One can only hope the producers had a shrink on set because the chances young Jodelle Ferland was traumatized making the picture are way better than 50/50. She plays Jeliza-Rose, the pre-teen daughter of two smack addicts (Bridges and Jennifer Tilly) who has the privilege of preparing Daddy's syringes prior to his “vacations.” Soon-to-expire mom fondly recalls Jeliza-Rose's earliest hours as a “lip-smacking little junkie baby,” a condition infinitely preferable to what awaits when she and her father travel by bus to his ramshackle childhood home on the prairie. The thrust of the piece is to show how children (resilient little creatures that they are) retreat into fantasy worlds as a coping mechanism, and make-believe isn't synonymous with safety and innocence. Jeliza-Rose passes the time play-acting with four severed doll heads; her mild case of multiple personality disorder is just one of many pathologies on display. Scenes of her lolling through the fields impersonating her dolls are fairly tedious, yet things liven up when she encounters a bee-phobic crone (Janet McTeer) and her developmentally disabled brother (Brendan Fletcher). These two have all the fun.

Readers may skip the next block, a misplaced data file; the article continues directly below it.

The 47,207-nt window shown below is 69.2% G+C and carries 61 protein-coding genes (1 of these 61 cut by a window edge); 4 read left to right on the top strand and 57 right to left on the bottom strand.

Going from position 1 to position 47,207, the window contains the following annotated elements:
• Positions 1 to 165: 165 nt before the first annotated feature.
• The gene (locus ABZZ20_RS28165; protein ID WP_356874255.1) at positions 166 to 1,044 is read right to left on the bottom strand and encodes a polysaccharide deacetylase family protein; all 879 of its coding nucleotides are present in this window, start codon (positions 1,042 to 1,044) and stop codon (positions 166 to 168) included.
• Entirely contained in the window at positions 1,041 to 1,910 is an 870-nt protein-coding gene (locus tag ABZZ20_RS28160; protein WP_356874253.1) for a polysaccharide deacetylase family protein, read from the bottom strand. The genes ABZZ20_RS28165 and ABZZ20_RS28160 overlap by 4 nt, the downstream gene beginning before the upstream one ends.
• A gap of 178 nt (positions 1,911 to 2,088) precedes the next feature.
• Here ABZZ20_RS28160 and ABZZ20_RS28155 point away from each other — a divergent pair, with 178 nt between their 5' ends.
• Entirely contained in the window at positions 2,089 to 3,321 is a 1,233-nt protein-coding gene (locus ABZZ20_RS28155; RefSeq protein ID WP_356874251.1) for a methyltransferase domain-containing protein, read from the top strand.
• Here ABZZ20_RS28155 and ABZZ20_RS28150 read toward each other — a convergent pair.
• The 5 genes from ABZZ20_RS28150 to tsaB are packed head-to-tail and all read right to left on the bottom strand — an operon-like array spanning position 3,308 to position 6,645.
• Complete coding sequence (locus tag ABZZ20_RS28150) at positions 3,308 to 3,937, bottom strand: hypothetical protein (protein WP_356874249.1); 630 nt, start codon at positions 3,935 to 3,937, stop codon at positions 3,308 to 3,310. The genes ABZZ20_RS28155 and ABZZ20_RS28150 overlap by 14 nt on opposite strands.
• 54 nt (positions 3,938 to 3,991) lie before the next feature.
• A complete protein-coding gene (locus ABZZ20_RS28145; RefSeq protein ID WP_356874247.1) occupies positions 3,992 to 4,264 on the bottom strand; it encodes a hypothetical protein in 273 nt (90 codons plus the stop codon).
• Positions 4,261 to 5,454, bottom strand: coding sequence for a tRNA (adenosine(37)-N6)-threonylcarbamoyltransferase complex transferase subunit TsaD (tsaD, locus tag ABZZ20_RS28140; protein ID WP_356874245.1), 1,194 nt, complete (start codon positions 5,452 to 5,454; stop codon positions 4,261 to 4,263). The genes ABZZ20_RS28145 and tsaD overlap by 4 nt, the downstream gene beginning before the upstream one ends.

The success of a movie like this hinges on the central performance, and Ferland isn't up to it. The only reason she gives us to hope Jeliza-Rose gets plucked from these sordid circumstances is so we don't have to listen to her drone on. And Gilliam can only fashion a few arresting visual sequences. He needed to go much further into the cinematically forbidden to make an impact. Appropriately,
ends with a train wreck.
Cast: Jeff Bridges, Jodelle Ferland, Brendan Fletcher, Jennifer Tilly and Janet McTeer
Director: Terry Gilliam
Screenwriters: Tony Grisoni and Tony Gilliam
Producers: Jeremy Thomas and Gabriella Martinelli
Genre: Fantasy drama
Rating: R for bizarre and disturbing content, including drug use, sexuality and gruesome situations -- all involving a child -- and for some language
Running time: 119 min.
Release date: October 13 NY, 10/20 LA/Chi